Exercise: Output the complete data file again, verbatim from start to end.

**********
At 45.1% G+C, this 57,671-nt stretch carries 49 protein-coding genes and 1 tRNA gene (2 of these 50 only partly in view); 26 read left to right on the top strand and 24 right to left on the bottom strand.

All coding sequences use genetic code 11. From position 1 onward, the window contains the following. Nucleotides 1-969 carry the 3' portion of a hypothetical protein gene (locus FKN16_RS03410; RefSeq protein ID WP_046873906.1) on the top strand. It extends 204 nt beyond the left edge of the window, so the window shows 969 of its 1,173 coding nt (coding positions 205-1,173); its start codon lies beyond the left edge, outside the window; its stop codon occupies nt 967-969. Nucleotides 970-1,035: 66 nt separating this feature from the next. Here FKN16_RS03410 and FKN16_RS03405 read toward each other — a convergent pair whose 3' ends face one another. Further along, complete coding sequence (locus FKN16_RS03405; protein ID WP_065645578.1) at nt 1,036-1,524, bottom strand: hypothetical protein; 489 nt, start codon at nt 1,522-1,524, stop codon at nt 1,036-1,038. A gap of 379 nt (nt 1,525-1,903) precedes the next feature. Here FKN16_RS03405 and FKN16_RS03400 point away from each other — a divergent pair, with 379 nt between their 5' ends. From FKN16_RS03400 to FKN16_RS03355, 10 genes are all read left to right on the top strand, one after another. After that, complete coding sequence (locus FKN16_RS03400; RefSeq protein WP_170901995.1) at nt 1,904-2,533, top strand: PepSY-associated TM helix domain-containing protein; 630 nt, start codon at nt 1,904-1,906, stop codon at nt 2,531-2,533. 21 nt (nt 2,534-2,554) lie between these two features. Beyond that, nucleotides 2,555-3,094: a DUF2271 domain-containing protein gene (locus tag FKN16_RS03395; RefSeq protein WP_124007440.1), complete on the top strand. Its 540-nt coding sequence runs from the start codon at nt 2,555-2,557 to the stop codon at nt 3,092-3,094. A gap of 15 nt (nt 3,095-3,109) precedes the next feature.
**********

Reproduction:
At 45.1% G+C, this 57,671-nt stretch carries 49 protein-coding genes and 1 tRNA gene (2 of these 50 only partly in view); 26 read left to right on the top strand and 24 right to left on the bottom strand.

All coding sequences use genetic code 11. From position 1 onward, the window contains the following. Nucleotides 1-969 carry the 3' portion of a hypothetical protein gene (locus FKN16_RS03410; RefSeq protein ID WP_046873906.1) on the top strand. It extends 204 nt beyond the left edge of the window, so the window shows 969 of its 1,173 coding nt (coding positions 205-1,173); its start codon lies beyond the left edge, outside the window; its stop codon occupies nt 967-969. Nucleotides 970-1,035: 66 nt separating this feature from the next. Here FKN16_RS03410 and FKN16_RS03405 read toward each other — a convergent pair whose 3' ends face one another. Further along, complete coding sequence (locus FKN16_RS03405; protein ID WP_065645578.1) at nt 1,036-1,524, bottom strand: hypothetical protein; 489 nt, start codon at nt 1,522-1,524, stop codon at nt 1,036-1,038. A gap of 379 nt (nt 1,525-1,903) precedes the next feature. Here FKN16_RS03405 and FKN16_RS03400 point away from each other — a divergent pair, with 379 nt between their 5' ends. From FKN16_RS03400 to FKN16_RS03355, 10 genes are all read left to right on the top strand, one after another. After that, complete coding sequence (locus FKN16_RS03400; RefSeq protein WP_170901995.1) at nt 1,904-2,533, top strand: PepSY-associated TM helix domain-containing protein; 630 nt, start codon at nt 1,904-1,906, stop codon at nt 2,531-2,533. 21 nt (nt 2,534-2,554) lie between these two features. Beyond that, nucleotides 2,555-3,094: a DUF2271 domain-containing protein gene (locus tag FKN16_RS03395; RefSeq protein WP_124007440.1), complete on the top strand. Its 540-nt coding sequence runs from the start codon at nt 2,555-2,557 to the stop codon at nt 3,092-3,094. A gap of 15 nt (nt 3,095-3,109) precedes the next feature.